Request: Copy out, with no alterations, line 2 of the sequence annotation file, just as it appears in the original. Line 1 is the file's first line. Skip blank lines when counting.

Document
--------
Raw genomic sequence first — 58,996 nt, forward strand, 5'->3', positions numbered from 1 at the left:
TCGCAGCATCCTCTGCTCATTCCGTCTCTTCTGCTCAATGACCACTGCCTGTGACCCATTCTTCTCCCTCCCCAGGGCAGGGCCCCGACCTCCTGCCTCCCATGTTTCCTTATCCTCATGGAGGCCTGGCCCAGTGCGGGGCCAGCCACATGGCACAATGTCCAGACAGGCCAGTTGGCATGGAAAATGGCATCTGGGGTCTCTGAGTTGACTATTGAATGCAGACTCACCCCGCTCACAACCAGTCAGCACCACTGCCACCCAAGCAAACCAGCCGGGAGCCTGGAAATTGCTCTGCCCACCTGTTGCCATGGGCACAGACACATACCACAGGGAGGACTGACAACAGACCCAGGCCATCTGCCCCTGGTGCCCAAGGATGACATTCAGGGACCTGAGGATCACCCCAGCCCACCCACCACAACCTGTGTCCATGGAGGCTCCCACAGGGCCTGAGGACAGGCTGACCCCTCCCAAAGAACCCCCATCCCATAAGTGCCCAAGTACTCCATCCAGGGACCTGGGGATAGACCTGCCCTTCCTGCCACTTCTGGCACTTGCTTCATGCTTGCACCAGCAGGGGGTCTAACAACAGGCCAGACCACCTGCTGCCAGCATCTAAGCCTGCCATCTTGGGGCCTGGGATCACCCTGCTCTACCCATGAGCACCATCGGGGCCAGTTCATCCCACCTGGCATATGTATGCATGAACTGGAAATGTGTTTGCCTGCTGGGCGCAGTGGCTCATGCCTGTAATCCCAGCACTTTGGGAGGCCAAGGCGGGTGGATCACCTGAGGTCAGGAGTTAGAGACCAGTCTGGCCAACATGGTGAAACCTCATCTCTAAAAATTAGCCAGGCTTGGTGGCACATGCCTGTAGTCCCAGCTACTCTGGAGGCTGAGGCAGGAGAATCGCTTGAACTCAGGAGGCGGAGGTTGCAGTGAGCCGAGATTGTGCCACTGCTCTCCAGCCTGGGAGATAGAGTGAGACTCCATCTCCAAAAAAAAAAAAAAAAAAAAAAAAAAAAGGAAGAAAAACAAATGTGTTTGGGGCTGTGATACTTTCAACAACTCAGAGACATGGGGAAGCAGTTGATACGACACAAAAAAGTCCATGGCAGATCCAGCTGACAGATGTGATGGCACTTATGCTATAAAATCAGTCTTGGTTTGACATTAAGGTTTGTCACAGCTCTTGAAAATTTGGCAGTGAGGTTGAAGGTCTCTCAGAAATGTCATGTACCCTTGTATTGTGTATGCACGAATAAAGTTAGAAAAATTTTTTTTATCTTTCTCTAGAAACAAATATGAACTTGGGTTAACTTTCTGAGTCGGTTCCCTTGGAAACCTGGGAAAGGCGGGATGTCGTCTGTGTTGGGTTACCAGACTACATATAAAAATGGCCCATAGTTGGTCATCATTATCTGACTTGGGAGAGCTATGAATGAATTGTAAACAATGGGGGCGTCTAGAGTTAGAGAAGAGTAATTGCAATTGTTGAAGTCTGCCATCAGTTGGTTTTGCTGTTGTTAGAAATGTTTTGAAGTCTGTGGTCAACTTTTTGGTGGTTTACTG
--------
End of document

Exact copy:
TCGCAGCATCCTCTGCTCATTCCGTCTCTTCTGCTCAATGACCACTGCCTGTGACCCATTCTTCTCCCTCCCCAGGGCAGGGCCCCGACCTCCTGCCTCCCATGTTTCCTTATCCTCATGGAGGCCTGGCCCAGTGCGGGGCCAGCCACATGGCACAATGTCCAGACAGGCCAGTTGGCATGGAAAATGGCATCTGGGGTCTCTGAGTTGACTATTGAATGCAGACTCACCCCGCTCACAACCAGTCAGCACCACTGCCACCCAAGCAAACCAGCCGGGAGCCTGGAAATTGCTCTGCCCACCTGTTGCCATGGGCACAGACACATACCACAGGGAGGACTGACAACAGACCCAGGCCATCTGCCCCTGGTGCCCAAGGATGACATTCAGGGACCTGAGGATCACCCCAGCCCACCCACCACAACCTGTGTCCATGGAGGCTCCCACAGGGCCTGAGGACAGGCTGACCCCTCCCAAAGAACCCCCATCCCATAAGTGCCCAAGTACTCCATCCAGGGACCTGGGGATAGACCTGCCCTTCCTGCCACTTCTGGCACTTGCTTCATGCTTGCACCAGCAGGGGGTCTAACAACAGGCCAGACCACCTGCTGCCAGCATCTAAGCCTGCCATCTTGGGGCCTGGGATCACCCTGCTCTACCCATGAGCACCATCGGGGCCAGTTCATCCCACCTGGCATATGTATGCATGAACTGGAAATGTGTTTGCCTGCTGGGCGCAGTGGCTCATGCCTGTAATCCCAGCACTTTGGGAGGCCAAGGCGGGTGGATCACCTGAGGTCAGGAGTTAGAGACCAGTCTGGCCAACATGGTGAAACCTCATCTCTAAAAATTAGCCAGGCTTGGTGGCACATGCCTGTAGTCCCAGCTACTCTGGAGGCTGAGGCAGGAGAATCGCTTGAACTCAGGAGGCGGAGGTTGCAGTGAGCCGAGATTGTGCCACTGCTCTCCAGCCTGGGAGATAGAGTGAGACTCCATCTCCAAAAAAAAAAAAAAAAAAAAAAAAAAAAGGAAGAAAAACAAATGTGTTTGGGGCTGTGATACTTTCAACAACTCAGAGACATGGGGAAGCAGTTGATACGACACAAAAAAGTCCATGGCAGATCCAGCTGACAGATGTGATGGCACTTATGCTATAAAATCAGTCTTGGTTTGACATTAAGGTTTGTCACAGCTCTTGAAAATTTGGCAGTGAGGTTGAAGGTCTCTCAGAAATGTCATGTACCCTTGTATTGTGTATGCACGAATAAAGTTAGAAAAATTTTTTTTATCTTTCTCTAGAAACAAATATGAACTTGGGTTAACTTTCTGAGTCGGTTCCCTTGGAAACCTGGGAAAGGCGGGATGTCGTCTGTGTTGGGTTACCAGACTACATATAAAAATGGCCCATAGTTGGTCATCATTATCTGACTTGGGAGAGCTATGAATGAATTGTAAACAATGGGGGCGTCTAGAGTTAGAGAAGAGTAATTGCAATTGTTGAAGTCTGCCATCAGTTGGTTTTGCTGTTGTTAGAAATGTTTTGAAGTCTGTGGTCAACTTTTTGGTGGTTTACTG